As we celebrate the life and extraordinary art of Camille Pissarro on this day, we are challenged to take a new and fresh look at his work. For Pissarro, art demanded no less than the “whiplash of originality,” (his words).1 The paintings we see most often and remember are frequently those that conform with our idea of Impressionism. But Pissarro was not bound by any rules or standards. Even while he was inventing Impressionism, he was investigating techniques unthinkable at that time—no narrative, no focal point, lack of perspective, visible brushstrokes, flattened structures, and nontraditional composition.
His painting, Landscape with Haystacks, Osny, 1883 [PDRS 718], shows how Pissarro looked at an ordinary motif and created an unconventional painting that defies tradition with its tightly woven brushstrokes in colors almost Fauvist, nearly unrecognizable forms that seem to melt into the background, and the opposition of sharp diagonal lines. Truly, a masterpiece, radical for its time and even now.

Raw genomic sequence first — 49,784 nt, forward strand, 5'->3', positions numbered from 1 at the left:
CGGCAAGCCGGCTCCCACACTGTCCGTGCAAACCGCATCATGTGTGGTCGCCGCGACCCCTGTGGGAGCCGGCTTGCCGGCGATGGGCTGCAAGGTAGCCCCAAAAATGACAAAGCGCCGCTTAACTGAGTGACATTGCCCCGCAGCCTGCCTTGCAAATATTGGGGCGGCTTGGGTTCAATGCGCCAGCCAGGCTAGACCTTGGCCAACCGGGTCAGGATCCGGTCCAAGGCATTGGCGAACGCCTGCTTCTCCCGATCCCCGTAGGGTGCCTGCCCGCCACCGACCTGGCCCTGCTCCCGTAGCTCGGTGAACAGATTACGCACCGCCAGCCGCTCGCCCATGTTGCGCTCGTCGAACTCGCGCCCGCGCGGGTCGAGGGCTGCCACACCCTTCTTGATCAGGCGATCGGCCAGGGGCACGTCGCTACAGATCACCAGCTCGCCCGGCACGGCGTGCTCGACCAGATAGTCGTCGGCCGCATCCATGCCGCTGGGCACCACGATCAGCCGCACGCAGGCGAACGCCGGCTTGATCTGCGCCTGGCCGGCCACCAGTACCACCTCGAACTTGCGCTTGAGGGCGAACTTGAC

His genius was not lost on Paul Gauguin, who according to Sotheby’s,2 was the first owner of the painting. Sotheby’s also points out that this painting by Pissarro foreshadows Monet’s haystacks painted in 1891, which are more traditional in composition and execution.
To properly honor Pissarro, we must look closely at all of his works, not just those easy to understand, and appreciate the immensity of his creativity and inventiveness. There is much more to be learned from Camille Pissarro.
1 John Rewald, ed., Camille Pissarro: Letters to His Son Lucien, p. 323.